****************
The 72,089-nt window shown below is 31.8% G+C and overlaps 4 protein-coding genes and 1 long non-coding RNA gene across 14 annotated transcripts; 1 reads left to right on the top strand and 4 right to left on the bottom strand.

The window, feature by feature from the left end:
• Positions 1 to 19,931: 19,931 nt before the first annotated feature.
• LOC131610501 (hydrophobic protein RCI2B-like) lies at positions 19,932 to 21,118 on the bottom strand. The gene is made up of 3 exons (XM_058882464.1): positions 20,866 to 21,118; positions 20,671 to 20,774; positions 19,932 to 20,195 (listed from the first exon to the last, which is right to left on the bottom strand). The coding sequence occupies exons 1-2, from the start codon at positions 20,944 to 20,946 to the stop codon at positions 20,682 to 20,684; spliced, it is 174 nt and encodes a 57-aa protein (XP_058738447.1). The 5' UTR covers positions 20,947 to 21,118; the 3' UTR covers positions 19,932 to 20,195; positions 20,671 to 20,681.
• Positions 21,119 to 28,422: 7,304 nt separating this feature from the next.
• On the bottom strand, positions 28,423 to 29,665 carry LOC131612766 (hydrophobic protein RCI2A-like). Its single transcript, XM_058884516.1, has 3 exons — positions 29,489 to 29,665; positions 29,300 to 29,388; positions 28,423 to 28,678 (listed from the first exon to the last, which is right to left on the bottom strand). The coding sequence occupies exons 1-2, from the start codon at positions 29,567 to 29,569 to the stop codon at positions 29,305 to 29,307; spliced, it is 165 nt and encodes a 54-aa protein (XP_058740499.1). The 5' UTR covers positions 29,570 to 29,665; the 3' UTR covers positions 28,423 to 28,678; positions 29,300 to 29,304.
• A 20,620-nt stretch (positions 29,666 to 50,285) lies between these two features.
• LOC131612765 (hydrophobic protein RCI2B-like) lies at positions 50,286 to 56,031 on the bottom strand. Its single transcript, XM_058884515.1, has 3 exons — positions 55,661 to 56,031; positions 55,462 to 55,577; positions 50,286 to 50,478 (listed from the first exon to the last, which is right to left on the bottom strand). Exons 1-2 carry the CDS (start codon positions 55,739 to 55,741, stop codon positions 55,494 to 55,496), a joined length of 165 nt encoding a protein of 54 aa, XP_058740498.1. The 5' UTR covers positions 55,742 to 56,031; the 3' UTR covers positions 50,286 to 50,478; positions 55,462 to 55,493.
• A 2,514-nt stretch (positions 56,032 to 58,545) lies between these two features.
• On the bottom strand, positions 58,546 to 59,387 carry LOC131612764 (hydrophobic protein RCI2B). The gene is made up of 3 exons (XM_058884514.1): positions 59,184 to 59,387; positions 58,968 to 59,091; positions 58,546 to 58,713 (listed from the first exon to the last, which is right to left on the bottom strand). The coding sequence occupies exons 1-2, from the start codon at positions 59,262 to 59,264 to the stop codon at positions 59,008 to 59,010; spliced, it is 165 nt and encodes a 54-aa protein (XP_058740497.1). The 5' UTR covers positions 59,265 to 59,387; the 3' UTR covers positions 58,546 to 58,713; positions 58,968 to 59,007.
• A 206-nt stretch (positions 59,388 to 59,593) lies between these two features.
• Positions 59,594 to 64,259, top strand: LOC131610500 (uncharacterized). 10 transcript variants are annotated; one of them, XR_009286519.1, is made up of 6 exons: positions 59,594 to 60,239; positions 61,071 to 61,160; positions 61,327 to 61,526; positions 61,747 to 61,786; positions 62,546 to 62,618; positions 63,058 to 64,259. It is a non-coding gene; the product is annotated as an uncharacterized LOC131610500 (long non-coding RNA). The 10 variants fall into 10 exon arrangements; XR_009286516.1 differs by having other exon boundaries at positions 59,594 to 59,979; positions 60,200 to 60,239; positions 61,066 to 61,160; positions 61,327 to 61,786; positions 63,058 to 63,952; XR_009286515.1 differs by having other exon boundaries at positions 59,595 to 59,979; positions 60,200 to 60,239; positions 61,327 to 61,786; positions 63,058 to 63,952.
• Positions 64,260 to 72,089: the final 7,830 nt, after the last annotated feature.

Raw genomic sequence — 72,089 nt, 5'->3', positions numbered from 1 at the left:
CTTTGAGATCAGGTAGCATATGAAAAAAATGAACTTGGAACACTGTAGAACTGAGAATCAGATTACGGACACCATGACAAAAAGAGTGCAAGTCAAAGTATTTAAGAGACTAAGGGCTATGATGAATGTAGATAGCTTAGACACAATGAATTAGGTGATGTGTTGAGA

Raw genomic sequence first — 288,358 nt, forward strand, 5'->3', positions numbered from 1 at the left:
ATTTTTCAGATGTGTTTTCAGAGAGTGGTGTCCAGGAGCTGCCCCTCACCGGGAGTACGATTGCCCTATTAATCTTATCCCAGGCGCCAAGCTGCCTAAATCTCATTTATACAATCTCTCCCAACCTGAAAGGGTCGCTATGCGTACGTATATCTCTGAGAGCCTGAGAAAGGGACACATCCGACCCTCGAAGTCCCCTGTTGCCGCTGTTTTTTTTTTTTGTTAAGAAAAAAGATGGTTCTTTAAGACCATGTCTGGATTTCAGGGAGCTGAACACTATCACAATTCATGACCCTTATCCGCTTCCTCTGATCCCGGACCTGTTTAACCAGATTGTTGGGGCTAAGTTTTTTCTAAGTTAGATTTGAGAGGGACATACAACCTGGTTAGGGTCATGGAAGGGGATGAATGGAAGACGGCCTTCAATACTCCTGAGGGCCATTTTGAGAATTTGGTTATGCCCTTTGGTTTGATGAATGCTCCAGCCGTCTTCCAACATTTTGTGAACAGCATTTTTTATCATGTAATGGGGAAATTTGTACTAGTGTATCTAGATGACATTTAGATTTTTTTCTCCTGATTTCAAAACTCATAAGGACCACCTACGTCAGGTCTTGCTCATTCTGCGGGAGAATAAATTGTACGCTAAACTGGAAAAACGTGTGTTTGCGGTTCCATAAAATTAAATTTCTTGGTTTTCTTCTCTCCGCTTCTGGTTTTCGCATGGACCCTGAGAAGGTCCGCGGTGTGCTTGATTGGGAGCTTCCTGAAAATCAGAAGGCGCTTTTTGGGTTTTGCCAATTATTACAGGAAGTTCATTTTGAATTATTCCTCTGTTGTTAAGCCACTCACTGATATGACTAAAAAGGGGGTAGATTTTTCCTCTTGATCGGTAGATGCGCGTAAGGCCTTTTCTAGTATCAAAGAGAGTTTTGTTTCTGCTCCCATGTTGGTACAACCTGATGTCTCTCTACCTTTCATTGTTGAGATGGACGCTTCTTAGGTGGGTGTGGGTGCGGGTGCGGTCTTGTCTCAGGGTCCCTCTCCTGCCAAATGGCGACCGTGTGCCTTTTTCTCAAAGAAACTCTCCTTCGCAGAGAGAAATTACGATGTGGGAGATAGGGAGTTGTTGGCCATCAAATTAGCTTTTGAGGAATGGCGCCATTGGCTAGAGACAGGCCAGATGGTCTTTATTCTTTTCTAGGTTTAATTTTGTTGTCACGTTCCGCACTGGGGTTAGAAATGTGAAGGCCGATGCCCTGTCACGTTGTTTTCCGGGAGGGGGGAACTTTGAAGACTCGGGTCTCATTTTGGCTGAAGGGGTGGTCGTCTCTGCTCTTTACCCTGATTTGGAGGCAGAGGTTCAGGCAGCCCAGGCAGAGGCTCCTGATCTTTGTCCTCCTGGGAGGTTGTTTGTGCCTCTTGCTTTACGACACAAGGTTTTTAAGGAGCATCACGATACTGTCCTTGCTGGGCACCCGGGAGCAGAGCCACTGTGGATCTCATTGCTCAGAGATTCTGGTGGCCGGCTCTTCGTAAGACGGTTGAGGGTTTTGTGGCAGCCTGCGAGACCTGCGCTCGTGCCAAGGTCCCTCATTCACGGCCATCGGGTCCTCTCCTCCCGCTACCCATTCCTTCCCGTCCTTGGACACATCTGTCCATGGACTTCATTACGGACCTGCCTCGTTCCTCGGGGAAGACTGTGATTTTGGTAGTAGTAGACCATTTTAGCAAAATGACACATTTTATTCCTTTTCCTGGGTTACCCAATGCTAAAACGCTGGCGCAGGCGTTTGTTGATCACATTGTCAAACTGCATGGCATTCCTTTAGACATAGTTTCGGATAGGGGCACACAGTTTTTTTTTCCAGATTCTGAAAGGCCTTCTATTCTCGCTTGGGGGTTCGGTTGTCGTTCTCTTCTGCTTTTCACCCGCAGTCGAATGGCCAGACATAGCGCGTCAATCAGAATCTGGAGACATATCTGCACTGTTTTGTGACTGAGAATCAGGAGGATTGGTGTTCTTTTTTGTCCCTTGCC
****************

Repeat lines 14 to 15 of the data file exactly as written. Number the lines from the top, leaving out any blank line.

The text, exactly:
Raw genomic sequence — 72,089 nt, 5'->3', positions numbered from 1 at the left:
CTTTGAGATCAGGTAGCATATGAAAAAAATGAACTTGGAACACTGTAGAACTGAGAATCAGATTACGGACACCATGACAAAAAGAGTGCAAGTCAAAGTATTTAAGAGACTAAGGGCTATGATGAATGTAGATAGCTTAGACACAATGAATTAGGTGATGTGTTGAGA